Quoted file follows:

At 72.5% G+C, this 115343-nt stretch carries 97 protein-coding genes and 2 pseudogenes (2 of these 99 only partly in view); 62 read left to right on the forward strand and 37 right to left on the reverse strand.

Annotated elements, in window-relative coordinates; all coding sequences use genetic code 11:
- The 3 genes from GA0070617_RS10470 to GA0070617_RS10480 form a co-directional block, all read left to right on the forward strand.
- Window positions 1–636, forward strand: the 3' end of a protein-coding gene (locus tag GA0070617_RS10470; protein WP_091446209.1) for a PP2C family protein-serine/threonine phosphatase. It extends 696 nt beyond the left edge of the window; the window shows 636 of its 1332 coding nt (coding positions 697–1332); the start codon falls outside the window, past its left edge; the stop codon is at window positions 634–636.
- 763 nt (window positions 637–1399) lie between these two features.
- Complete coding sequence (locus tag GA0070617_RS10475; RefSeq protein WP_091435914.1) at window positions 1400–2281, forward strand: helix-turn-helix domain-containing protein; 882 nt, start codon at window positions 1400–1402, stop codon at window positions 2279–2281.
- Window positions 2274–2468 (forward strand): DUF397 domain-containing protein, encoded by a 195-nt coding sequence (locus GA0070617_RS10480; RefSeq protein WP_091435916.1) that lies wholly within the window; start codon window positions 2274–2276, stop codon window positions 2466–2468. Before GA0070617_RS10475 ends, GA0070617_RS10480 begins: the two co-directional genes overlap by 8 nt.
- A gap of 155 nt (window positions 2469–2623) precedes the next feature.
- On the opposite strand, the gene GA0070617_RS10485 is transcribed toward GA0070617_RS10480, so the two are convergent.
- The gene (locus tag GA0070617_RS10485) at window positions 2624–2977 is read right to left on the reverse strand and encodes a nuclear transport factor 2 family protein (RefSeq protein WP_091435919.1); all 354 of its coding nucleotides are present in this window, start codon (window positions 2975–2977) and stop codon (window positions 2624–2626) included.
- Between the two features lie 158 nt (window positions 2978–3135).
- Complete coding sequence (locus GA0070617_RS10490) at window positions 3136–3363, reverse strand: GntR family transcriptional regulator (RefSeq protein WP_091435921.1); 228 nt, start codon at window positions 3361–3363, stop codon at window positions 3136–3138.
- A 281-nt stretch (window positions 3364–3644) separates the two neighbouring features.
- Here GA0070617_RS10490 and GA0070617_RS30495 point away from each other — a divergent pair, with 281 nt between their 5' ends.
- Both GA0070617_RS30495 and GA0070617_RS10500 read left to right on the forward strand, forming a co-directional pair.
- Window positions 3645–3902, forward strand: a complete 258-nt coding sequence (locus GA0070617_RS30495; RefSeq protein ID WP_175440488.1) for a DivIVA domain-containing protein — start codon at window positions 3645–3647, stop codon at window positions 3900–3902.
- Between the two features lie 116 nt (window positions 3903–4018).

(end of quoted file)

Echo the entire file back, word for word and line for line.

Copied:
At 72.5% G+C, this 115343-nt stretch carries 97 protein-coding genes and 2 pseudogenes (2 of these 99 only partly in view); 62 read left to right on the forward strand and 37 right to left on the reverse strand.

Annotated elements, in window-relative coordinates; all coding sequences use genetic code 11:
- The 3 genes from GA0070617_RS10470 to GA0070617_RS10480 form a co-directional block, all read left to right on the forward strand.
- Window positions 1–636, forward strand: the 3' end of a protein-coding gene (locus tag GA0070617_RS10470; protein WP_091446209.1) for a PP2C family protein-serine/threonine phosphatase. It extends 696 nt beyond the left edge of the window; the window shows 636 of its 1332 coding nt (coding positions 697–1332); the start codon falls outside the window, past its left edge; the stop codon is at window positions 634–636.
- 763 nt (window positions 637–1399) lie between these two features.
- Complete coding sequence (locus tag GA0070617_RS10475; RefSeq protein WP_091435914.1) at window positions 1400–2281, forward strand: helix-turn-helix domain-containing protein; 882 nt, start codon at window positions 1400–1402, stop codon at window positions 2279–2281.
- Window positions 2274–2468 (forward strand): DUF397 domain-containing protein, encoded by a 195-nt coding sequence (locus GA0070617_RS10480; RefSeq protein WP_091435916.1) that lies wholly within the window; start codon window positions 2274–2276, stop codon window positions 2466–2468. Before GA0070617_RS10475 ends, GA0070617_RS10480 begins: the two co-directional genes overlap by 8 nt.
- A gap of 155 nt (window positions 2469–2623) precedes the next feature.
- On the opposite strand, the gene GA0070617_RS10485 is transcribed toward GA0070617_RS10480, so the two are convergent.
- The gene (locus tag GA0070617_RS10485) at window positions 2624–2977 is read right to left on the reverse strand and encodes a nuclear transport factor 2 family protein (RefSeq protein WP_091435919.1); all 354 of its coding nucleotides are present in this window, start codon (window positions 2975–2977) and stop codon (window positions 2624–2626) included.
- Between the two features lie 158 nt (window positions 2978–3135).
- Complete coding sequence (locus GA0070617_RS10490) at window positions 3136–3363, reverse strand: GntR family transcriptional regulator (RefSeq protein WP_091435921.1); 228 nt, start codon at window positions 3361–3363, stop codon at window positions 3136–3138.
- A 281-nt stretch (window positions 3364–3644) separates the two neighbouring features.
- Here GA0070617_RS10490 and GA0070617_RS30495 point away from each other — a divergent pair, with 281 nt between their 5' ends.
- Both GA0070617_RS30495 and GA0070617_RS10500 read left to right on the forward strand, forming a co-directional pair.
- Window positions 3645–3902, forward strand: a complete 258-nt coding sequence (locus GA0070617_RS30495; RefSeq protein ID WP_175440488.1) for a DivIVA domain-containing protein — start codon at window positions 3645–3647, stop codon at window positions 3900–3902.
- Between the two features lie 116 nt (window positions 3903–4018).